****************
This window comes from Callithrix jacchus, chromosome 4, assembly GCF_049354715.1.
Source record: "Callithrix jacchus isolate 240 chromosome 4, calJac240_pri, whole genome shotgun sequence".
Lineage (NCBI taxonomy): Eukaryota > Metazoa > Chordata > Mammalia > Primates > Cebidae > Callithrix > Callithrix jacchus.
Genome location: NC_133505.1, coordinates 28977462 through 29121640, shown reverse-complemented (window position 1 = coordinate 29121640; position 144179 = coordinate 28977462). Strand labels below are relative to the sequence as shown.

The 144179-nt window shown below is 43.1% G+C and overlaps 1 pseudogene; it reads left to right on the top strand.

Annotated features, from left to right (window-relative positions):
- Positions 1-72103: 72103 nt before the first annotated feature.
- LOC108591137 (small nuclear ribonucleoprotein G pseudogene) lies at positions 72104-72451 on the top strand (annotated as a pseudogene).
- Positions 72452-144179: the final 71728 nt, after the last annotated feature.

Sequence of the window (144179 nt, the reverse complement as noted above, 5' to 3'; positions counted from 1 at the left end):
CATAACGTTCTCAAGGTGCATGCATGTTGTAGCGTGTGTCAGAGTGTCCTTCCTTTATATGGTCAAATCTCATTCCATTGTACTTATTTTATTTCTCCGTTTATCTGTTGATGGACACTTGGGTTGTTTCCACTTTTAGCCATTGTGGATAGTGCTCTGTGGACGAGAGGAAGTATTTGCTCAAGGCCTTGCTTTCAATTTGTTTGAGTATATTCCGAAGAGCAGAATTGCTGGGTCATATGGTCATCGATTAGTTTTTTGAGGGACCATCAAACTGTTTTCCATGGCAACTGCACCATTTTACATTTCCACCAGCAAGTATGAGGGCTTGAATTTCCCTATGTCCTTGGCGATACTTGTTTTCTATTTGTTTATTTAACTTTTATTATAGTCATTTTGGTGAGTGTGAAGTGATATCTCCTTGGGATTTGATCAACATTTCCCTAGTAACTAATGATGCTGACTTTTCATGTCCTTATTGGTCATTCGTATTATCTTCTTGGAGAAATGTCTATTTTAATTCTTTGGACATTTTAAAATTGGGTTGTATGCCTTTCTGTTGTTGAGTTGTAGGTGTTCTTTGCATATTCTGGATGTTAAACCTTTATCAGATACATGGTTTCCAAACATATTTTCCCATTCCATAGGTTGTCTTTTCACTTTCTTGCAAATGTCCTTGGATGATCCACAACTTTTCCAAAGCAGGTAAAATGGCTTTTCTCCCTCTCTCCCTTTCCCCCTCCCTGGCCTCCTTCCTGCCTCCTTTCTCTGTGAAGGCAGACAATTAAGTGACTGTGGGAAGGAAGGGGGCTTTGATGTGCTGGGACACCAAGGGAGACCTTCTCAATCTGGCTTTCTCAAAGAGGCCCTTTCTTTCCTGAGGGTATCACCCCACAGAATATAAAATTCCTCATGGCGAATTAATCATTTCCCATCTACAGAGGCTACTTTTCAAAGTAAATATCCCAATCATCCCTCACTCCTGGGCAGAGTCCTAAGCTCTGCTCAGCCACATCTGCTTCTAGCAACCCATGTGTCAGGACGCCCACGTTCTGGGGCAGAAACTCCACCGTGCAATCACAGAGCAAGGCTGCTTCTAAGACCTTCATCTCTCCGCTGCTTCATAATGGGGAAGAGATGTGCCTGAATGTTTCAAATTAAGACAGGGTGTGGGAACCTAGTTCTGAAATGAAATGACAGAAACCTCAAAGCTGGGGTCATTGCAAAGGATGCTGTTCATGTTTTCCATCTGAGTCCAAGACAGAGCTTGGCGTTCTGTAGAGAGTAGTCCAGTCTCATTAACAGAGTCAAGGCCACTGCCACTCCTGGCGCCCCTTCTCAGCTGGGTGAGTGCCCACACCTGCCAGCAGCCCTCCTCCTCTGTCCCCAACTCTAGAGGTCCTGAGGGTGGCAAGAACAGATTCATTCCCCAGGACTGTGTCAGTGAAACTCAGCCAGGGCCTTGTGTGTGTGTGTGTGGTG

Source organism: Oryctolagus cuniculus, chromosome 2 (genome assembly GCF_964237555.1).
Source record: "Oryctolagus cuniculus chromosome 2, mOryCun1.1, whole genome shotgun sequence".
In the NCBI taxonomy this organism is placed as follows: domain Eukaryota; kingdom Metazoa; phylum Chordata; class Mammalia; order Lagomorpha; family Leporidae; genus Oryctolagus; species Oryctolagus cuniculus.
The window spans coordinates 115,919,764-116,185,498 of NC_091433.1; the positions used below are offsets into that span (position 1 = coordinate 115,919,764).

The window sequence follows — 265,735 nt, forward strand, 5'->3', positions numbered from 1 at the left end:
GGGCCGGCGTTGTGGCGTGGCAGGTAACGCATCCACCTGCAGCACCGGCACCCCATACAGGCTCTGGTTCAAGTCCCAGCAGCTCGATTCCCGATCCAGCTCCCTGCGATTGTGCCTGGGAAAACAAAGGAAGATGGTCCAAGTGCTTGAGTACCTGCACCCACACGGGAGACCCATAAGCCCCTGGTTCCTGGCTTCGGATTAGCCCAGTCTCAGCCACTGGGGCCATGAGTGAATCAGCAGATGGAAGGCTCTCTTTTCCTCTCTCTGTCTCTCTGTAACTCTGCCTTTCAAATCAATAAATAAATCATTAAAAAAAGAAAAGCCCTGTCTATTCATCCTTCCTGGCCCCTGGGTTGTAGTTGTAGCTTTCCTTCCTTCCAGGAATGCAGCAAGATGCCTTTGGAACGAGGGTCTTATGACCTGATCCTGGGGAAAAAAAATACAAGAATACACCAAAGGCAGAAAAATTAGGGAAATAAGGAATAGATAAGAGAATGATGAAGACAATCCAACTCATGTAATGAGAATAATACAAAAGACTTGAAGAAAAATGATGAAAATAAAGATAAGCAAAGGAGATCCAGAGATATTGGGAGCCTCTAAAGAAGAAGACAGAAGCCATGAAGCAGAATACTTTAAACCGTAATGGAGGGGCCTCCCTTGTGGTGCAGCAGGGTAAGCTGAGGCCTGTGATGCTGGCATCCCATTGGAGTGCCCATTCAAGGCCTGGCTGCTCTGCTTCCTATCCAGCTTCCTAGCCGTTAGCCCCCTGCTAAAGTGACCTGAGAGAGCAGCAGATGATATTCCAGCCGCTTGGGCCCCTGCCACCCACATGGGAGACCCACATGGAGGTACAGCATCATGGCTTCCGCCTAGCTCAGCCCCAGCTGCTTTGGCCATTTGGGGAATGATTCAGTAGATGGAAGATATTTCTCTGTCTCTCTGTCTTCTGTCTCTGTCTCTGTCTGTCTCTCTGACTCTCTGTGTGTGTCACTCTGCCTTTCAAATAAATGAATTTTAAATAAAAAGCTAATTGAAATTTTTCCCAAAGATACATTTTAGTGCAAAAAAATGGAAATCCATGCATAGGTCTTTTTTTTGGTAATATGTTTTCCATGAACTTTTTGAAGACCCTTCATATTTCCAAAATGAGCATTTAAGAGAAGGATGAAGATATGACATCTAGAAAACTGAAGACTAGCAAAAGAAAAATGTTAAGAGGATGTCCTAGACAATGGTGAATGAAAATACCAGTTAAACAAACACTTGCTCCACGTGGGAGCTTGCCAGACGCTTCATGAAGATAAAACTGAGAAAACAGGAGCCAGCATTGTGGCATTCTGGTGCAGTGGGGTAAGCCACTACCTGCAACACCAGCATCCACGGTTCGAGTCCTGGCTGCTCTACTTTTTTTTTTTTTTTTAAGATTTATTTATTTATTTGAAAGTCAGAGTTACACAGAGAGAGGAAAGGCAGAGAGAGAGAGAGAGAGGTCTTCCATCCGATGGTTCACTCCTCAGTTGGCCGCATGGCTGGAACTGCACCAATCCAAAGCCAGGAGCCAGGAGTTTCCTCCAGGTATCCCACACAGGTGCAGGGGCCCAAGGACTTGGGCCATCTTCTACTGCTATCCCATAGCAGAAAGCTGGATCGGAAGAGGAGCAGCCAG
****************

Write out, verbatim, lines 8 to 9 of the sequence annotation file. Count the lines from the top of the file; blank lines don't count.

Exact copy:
- LOC108591137 (small nuclear ribonucleoprotein G pseudogene) lies at positions 72104-72451 on the top strand (annotated as a pseudogene).
- Positions 72452-144179: the final 71728 nt, after the last annotated feature.